None of this stuff works if people think you are simply trying to manipulate them. In fact, give aways work best when there are no strings attached. It shows you have supreme confidence in the intrinsic value of your product and respect the customer enough to let them make a decision based on their own personal value system. That kind of behavior not only builds trust; it also grows revenue.
Now back to sweat tea. Come by any local area McAlisters on Thursday, July 29th and enjoy some of that famous sweet tea absolutely free.
For more info on how to build trust, get a free review of the book Trust Agents at

Friday, July 9, 2010

Motivation in the Workplace

I have been reading a great book by Chip Conley called Peak. Chip is one of the key players in a group of San Francisco based boutique hotels operating under the name Joie de Vivre Hospitality. The company’s name comes from a French term meaning a delight in being alive. Conley has tapped into the intrinsic human need to self- actualize as outlined by Abraham Maslow in his famous hierarchy of needs. Each hotel in the group has a unique personality that allows patrons to experience something beyond the basics of sleep and comfort. That extra something is consistently delivered by employees that are motivated on three distinct levels.

Do you want to have highly motivated employees? Then make sure you cover all three of these bases. The most basic of these is wages and benefits. If people are not making what they perceive to be a reasonable wage compared to others working in similarly situated positions, they will become unmotivated. The same is true for general working conditions. Wages, benefits, and working conditions can prove to be dissatisfiers if they don't reach certain minimums but they rarely produce high levels of worker satisfaction when they are above that threshold. As a manager in your organization, you need to make sure that you are paying competitive wages. Paying above competitive wages can actually be detrimental to your organization. People who need to go hang on way past their time because they don't want to give up the great wages and benefits.

The next level of motivation comes from a sense of belonging and teamwork. When people's basic needs are met they look to the next level in the hierarchy to receive satisfaction. Being part of a winning team is motivating. We all want to belong and if you belong in the workplace your chances of being productive and staying motivated grow exponentially. A popular phrase from Marcus Buckingham is “employees don't leave companies, they leave managers.” What are you doing to help employees have a sense of belonging? Are they part of the team? Have you institutionalized the recognition process? One of my clients created a “fun team” that was commissioned with the responsibility of regularly coming up with fun and enjoyable out-of-the-box activities on the company's dime. When this company had to recently lay off a couple employees due to the extreme economic downturn in their industry, the parting employees asked if they could come back and work for free to wrap up some of the loose ends. That is a sense of belonging!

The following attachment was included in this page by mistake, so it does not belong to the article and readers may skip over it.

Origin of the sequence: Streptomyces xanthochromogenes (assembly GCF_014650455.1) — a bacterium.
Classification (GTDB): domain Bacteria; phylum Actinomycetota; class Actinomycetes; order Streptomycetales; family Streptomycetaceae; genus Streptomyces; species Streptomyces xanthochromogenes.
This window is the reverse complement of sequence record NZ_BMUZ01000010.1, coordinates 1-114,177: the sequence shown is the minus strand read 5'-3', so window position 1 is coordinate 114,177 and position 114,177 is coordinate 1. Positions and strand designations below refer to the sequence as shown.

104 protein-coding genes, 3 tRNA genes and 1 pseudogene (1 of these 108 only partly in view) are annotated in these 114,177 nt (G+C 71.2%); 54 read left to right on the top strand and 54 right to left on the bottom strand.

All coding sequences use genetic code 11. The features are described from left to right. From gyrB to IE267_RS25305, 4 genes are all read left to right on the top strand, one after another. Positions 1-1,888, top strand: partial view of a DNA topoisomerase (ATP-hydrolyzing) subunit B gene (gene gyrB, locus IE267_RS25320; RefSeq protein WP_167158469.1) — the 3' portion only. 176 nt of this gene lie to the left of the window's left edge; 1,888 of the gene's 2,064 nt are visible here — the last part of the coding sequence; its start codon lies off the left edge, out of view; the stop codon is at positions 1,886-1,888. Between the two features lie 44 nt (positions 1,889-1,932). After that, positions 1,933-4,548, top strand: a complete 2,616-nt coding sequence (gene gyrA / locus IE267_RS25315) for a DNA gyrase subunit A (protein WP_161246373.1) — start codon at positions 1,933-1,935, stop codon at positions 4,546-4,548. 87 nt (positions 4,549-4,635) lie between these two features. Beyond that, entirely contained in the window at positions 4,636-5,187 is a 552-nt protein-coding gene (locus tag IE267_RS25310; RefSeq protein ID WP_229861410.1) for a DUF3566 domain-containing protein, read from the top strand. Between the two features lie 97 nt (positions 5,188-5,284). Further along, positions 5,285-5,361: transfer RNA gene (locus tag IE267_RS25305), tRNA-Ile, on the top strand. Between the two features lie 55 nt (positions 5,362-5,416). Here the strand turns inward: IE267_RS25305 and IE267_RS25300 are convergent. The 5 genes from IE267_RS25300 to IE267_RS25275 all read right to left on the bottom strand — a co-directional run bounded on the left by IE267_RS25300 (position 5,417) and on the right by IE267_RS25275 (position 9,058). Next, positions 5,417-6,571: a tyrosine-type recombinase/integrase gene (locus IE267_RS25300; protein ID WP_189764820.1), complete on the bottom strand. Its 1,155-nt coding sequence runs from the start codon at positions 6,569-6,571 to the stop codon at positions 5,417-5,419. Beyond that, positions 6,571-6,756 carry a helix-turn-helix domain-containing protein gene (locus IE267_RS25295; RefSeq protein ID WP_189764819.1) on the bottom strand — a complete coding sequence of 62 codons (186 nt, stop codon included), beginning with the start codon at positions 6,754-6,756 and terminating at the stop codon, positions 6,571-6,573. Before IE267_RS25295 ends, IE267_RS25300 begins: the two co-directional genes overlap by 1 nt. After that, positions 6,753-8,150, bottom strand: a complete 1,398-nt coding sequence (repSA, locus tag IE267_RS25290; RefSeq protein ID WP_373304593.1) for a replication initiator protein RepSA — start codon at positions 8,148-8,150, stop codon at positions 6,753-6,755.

The next level of motivation, and it's really only possible if the first two are in place, revolves around purpose and meaning. As humans we are wired for purpose and meaning. If your organization or company has a clear and compelling mission or purpose, the highest levels of motivation are possible. We are all looking for something that transcends the ordinary drudgery of everyday life. People want to be part of something that's bigger than themselves. Does your company offer that? At its core every company or organization exists for a reason or a purpose. As a leader one of your primary responsibilities is to tap into that cause or purpose and articulate it both internally inside the organization and externally to the world around you. When the self-actualization and the organization’s mission become natural compliments to each other, people grow and so does the company. Think back about those times when you felt most alive and I think you will find that it was because you were connected with something that was bigger than yourself. While this third level of motivation is the most compelling, it is not realistically possible without providing the first two.

Thursday, June 24, 2010

What Makes You Smile from Ear to Ear?

Is that kid beautiful or what?

The smile on my face is as wide and full as his. I'm talking about a picture of my six-month-old grandson. Every time I look at that kid I am filled with awe and wonder. Why is this kid so special? Because he is connected at the deepest level to who I am. He is bone of my bone and flesh of my flesh. He is part of my legacy-all that I am, all that I believe in, and all that's really important to me. His name is Greysen Gabriel Mayes.

It is natural for us to feel this way about our offspring. But this kind of deep and abiding connection is not limited to our heirs alone. We can have a similar sense of pride and commitment around our values, causes, or our life work if it is deeply connected to who we are at our core. In the movie City Slickers, Curley, played by a well weathered Jack Palance, talks about finding that one thing. What is that one thing for you-that all-consuming cause or purpose that makes you smile from ear to ear? Finding that thing and investing your heart soul and mind in it is your most important job on this earth. You will not only serve yourself well you will serve the rest of humanity by being true to that one thing.

What is your one thing?